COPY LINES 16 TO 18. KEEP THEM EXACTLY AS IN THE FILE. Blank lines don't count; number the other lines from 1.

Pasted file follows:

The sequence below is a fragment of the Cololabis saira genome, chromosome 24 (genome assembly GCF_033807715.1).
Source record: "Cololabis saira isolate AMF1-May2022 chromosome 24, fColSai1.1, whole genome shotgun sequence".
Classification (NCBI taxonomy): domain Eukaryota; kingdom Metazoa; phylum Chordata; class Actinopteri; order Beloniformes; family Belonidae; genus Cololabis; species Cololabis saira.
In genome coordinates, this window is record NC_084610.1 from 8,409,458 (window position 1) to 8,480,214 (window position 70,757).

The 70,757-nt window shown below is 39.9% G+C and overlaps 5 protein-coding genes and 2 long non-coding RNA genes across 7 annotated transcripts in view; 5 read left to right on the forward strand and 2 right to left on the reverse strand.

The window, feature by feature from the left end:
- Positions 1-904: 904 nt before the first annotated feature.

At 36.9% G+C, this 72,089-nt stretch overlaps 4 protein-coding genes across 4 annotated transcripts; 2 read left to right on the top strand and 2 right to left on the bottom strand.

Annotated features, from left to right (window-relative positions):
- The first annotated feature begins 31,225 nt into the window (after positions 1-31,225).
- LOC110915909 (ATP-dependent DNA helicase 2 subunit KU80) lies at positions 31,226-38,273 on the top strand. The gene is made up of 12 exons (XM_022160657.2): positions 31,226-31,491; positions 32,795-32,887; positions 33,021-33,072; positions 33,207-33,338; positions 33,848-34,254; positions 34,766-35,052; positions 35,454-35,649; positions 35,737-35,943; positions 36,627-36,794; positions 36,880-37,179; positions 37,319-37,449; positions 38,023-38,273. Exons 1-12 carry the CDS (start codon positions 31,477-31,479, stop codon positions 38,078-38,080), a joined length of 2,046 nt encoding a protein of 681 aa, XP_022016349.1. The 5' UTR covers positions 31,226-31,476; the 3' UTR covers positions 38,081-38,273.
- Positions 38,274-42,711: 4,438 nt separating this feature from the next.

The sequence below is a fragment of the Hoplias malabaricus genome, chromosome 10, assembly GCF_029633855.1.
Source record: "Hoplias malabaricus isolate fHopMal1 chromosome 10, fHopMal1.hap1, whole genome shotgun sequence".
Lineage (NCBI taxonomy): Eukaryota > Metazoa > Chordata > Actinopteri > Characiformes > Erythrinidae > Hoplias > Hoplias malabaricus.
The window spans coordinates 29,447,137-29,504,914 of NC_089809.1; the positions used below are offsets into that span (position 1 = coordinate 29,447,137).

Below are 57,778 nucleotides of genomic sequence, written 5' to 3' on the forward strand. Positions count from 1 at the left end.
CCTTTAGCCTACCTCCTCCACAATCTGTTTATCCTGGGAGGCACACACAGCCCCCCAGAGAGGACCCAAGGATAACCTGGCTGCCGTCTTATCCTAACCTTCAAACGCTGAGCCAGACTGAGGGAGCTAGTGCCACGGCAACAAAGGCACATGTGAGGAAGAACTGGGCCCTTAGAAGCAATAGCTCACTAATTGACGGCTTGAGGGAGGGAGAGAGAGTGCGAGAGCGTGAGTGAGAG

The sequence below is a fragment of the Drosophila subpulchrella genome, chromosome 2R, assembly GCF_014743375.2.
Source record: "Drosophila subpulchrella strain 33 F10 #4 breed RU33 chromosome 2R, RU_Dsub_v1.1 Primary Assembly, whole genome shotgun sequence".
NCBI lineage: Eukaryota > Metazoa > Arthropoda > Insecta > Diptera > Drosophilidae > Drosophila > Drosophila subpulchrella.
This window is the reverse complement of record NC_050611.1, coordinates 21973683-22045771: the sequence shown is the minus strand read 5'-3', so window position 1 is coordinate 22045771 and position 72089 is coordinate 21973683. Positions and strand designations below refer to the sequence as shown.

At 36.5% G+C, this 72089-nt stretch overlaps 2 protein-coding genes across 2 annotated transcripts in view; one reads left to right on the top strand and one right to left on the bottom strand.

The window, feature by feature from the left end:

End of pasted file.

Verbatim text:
The window spans coordinates 29,447,137-29,504,914 of NC_089809.1; the positions used below are offsets into that span (position 1 = coordinate 29,447,137).

Below are 57,778 nucleotides of genomic sequence, written 5' to 3' on the forward strand. Positions count from 1 at the left end.
CCTTTAGCCTACCTCCTCCACAATCTGTTTATCCTGGGAGGCACACACAGCCCCCCAGAGAGGACCCAAGGATAACCTGGCTGCCGTCTTATCCTAACCTTCAAACGCTGAGCCAGACTGAGGGAGCTAGTGCCACGGCAACAAAGGCACATGTGAGGAAGAACTGGGCCCTTAGAAGCAATAGCTCACTAATTGACGGCTTGAGGGAGGGAGAGAGAGTGCGAGAGCGTGAGTGAGAG